Just listen, and you’ll see what I mean:

or read on…

Christmas does come but once a day!

I can’t keep it out of my mind.

My mother was a Christmas mother. Every holiday provided the excuse she needed for bolstering her own spirits and the spirits of those around her. Our little family on Eastwood Avenue in Tuscaloosa, Alabama, was a Christmas family because of You see, Christmas was the very thing we needed most to counteract the dead of Winter, to bring light to the longest nights of the year, to give us a chance to once again believe in the idea of Spring. Without the idea of Spring in mind, how could we possibly have survived the Winter?

We kids and Mother decorated everything that didn’t move, and some things that did. Our pet dogs Brownie and Sissy might be seen running through the house decked in wreaths or gossamer aluminum icicles. The windows would be sprayed with fake snow. The plastic candles with big red bulbs shone through the fake snow to provide just the right glow to passersby.

The Christmas tree had to be somewhat democratically selected by the entire family as we trudged through the cold woods near Uncle Pat McGee’s home in Peterson, Alabama. It wasn’t really a Christmas tree if it didn’t have to be lugged through what seemed like miles of forest to our waiting Willys automobile. It wasn’t really a tree if we didn’t later find pine or fir needles in our underwear, if we didn’t get our fingers sticky with resin that couldn’t be removed voluntarily. It couldn’t be called a Christmas tree unless half the needles had fallen off by New Year’s Day. Those needles were necessary to remind us in the middle of July— when we were still finding them under the sofa and in our socks—that, yes, another Christmas just might come one day.

Every part of Christmas was special to Mother and us kids. We got the tree up and decorated as early as possible and sometimes did not take it down till February was threatening to occur.

And every decoration counted, every decoration was sacred.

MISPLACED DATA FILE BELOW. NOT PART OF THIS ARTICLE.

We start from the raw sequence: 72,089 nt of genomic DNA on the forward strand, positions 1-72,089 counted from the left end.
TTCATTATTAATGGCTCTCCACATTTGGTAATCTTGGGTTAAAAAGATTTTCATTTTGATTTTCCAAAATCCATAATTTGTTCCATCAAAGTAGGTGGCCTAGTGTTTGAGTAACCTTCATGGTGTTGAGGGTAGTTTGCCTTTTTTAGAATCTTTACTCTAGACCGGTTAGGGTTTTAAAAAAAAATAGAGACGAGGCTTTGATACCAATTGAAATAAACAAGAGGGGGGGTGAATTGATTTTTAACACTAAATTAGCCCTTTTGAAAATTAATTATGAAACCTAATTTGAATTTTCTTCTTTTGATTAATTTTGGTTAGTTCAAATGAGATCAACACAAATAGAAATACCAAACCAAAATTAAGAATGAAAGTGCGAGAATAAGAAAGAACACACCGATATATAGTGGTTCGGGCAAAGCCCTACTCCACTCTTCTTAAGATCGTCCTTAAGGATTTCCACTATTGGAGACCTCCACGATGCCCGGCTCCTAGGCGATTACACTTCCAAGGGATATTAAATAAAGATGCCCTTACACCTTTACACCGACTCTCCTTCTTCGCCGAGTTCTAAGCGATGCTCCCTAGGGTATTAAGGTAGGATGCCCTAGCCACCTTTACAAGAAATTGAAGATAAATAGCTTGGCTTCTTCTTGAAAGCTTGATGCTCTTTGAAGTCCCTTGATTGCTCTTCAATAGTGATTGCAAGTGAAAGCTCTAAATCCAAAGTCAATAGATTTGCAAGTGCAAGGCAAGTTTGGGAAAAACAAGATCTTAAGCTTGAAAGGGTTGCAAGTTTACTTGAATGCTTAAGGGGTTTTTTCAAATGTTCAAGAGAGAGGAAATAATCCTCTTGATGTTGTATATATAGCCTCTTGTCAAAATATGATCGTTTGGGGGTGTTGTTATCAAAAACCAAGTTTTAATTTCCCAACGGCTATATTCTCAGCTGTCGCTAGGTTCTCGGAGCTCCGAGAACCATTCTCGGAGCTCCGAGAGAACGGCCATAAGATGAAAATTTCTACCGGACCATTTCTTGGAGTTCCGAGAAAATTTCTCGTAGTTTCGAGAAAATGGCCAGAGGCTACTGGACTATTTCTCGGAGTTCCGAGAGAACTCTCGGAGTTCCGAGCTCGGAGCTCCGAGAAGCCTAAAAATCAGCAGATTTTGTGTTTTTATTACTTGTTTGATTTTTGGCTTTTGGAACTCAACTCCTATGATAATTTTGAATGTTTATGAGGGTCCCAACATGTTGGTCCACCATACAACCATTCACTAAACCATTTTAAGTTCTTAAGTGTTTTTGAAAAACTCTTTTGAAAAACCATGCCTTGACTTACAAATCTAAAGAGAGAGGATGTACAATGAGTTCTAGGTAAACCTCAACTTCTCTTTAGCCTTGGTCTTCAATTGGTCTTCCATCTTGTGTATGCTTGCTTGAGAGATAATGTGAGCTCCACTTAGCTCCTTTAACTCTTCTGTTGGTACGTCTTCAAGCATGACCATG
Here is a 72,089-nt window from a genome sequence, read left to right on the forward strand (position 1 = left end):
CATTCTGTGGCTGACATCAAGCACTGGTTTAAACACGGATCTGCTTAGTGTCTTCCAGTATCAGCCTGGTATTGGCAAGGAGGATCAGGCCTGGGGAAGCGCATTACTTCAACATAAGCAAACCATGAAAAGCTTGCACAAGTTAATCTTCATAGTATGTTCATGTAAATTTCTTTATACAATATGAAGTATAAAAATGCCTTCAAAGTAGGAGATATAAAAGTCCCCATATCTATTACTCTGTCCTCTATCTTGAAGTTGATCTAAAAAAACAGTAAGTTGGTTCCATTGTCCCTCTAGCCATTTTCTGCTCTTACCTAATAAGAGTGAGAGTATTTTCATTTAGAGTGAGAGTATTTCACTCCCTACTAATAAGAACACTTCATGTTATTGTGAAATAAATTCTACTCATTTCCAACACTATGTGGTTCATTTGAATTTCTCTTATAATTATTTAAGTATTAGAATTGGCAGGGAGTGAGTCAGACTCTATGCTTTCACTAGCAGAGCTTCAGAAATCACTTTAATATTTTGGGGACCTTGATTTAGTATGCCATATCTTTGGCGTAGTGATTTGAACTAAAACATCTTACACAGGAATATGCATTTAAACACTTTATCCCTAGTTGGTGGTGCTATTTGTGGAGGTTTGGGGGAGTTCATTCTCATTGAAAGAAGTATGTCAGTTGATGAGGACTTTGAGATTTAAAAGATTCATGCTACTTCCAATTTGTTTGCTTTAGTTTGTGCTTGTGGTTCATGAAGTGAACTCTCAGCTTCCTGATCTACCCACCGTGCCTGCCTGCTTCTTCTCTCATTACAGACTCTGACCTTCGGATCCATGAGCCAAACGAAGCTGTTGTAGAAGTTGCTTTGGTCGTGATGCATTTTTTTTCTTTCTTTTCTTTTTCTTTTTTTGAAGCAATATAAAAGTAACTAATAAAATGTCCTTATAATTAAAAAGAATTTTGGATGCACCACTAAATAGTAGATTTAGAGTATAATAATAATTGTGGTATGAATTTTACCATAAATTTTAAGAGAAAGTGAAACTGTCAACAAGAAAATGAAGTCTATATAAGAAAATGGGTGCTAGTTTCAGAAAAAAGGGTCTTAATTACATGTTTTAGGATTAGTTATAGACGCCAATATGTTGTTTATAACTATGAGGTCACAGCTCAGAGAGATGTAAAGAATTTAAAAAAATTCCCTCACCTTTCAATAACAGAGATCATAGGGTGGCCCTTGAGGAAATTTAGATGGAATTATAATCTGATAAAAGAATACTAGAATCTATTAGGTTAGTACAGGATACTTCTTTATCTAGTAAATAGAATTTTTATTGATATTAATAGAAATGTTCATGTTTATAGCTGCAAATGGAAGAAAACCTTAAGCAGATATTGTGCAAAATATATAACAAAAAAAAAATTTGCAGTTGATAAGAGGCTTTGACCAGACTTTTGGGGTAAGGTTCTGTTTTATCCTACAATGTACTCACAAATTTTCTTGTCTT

There were cheap plastic Baby Jesuses and velvet-clothed Santa Clauses, bakelite angels and glassy angel hair strands, small ceramic Snoopies and brown-paper handmade stars, miniature mangers and stockingcapped elves, tin whistles and school-pasted wooden shards with glitter applied, strung popped popcorn necklaces and varnished mummified cookies.

Mother’s fireplace mantle was fully and carefully decorated and arranged with a mixture of kids’ handcrafted stuff and store-bought doodads. The front and back doors were decorated, the lawn was bedecked, even the bathroom door was all Christmassed-up.

Christmas was a yearlong idea, a monthlong project, an intense array of garlands and gewgaws, clutter and array. So much was put into Christmas that the images stayed with you all year long and in fact all life long.

Every and each time I smell ginger or apples or vanilla or pine or baking dough or roasting pecans, Christmas comes back to me in a second. Each time I pass an ornately dressed bungalow in a tiny neighborhood, it all comes back. Every time I hear the old carols, whenever I look up in the frozen winter to see a bright star or two, whenever I see the gleam in a child’s eye, Christmas comes back to me.

Christmas comes but once a day.

When the very idea of Christmas, the very idea of unselfish giving, the very idea of warm family gatherings and sharings…when these things die from our lives, won’t we all die a bit, too? When the soul goes flat from lack of sweet remembrance, the world will be declared flat, too.

Thanks to you, Mother, I can hold on to Christmas even when there’s nothing visible to grab hold of  *

© 2014 A.D. by Jim Reed

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